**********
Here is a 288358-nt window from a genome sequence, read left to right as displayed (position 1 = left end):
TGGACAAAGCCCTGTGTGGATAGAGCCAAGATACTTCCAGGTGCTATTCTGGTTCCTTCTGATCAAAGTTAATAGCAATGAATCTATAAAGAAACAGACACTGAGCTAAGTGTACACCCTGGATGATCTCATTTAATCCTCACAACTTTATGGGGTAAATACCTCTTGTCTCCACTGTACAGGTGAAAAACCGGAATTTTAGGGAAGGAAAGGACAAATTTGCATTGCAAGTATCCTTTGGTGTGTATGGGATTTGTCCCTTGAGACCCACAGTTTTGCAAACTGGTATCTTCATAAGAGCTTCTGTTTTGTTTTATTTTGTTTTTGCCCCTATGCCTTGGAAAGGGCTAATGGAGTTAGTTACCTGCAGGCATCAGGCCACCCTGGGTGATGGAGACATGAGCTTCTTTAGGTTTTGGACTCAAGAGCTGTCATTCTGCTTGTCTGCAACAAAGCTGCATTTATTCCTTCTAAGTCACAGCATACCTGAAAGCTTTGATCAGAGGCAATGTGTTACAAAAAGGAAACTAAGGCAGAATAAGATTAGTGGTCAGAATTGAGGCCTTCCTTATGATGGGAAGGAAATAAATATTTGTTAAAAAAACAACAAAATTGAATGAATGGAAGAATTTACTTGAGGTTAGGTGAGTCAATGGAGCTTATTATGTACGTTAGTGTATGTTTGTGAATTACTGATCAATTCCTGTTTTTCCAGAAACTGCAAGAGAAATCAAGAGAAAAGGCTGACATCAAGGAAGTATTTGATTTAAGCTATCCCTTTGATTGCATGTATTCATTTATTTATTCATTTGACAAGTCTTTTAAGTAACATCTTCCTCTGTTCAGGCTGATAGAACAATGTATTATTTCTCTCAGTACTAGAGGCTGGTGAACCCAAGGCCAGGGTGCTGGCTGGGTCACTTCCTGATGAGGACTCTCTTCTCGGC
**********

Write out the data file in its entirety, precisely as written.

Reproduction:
Here is a 288358-nt window from a genome sequence, read left to right as displayed (position 1 = left end):
TGGACAAAGCCCTGTGTGGATAGAGCCAAGATACTTCCAGGTGCTATTCTGGTTCCTTCTGATCAAAGTTAATAGCAATGAATCTATAAAGAAACAGACACTGAGCTAAGTGTACACCCTGGATGATCTCATTTAATCCTCACAACTTTATGGGGTAAATACCTCTTGTCTCCACTGTACAGGTGAAAAACCGGAATTTTAGGGAAGGAAAGGACAAATTTGCATTGCAAGTATCCTTTGGTGTGTATGGGATTTGTCCCTTGAGACCCACAGTTTTGCAAACTGGTATCTTCATAAGAGCTTCTGTTTTGTTTTATTTTGTTTTTGCCCCTATGCCTTGGAAAGGGCTAATGGAGTTAGTTACCTGCAGGCATCAGGCCACCCTGGGTGATGGAGACATGAGCTTCTTTAGGTTTTGGACTCAAGAGCTGTCATTCTGCTTGTCTGCAACAAAGCTGCATTTATTCCTTCTAAGTCACAGCATACCTGAAAGCTTTGATCAGAGGCAATGTGTTACAAAAAGGAAACTAAGGCAGAATAAGATTAGTGGTCAGAATTGAGGCCTTCCTTATGATGGGAAGGAAATAAATATTTGTTAAAAAAACAACAAAATTGAATGAATGGAAGAATTTACTTGAGGTTAGGTGAGTCAATGGAGCTTATTATGTACGTTAGTGTATGTTTGTGAATTACTGATCAATTCCTGTTTTTCCAGAAACTGCAAGAGAAATCAAGAGAAAAGGCTGACATCAAGGAAGTATTTGATTTAAGCTATCCCTTTGATTGCATGTATTCATTTATTTATTCATTTGACAAGTCTTTTAAGTAACATCTTCCTCTGTTCAGGCTGATAGAACAATGTATTATTTCTCTCAGTACTAGAGGCTGGTGAACCCAAGGCCAGGGTGCTGGCTGGGTCACTTCCTGATGAGGACTCTCTTCTCGGC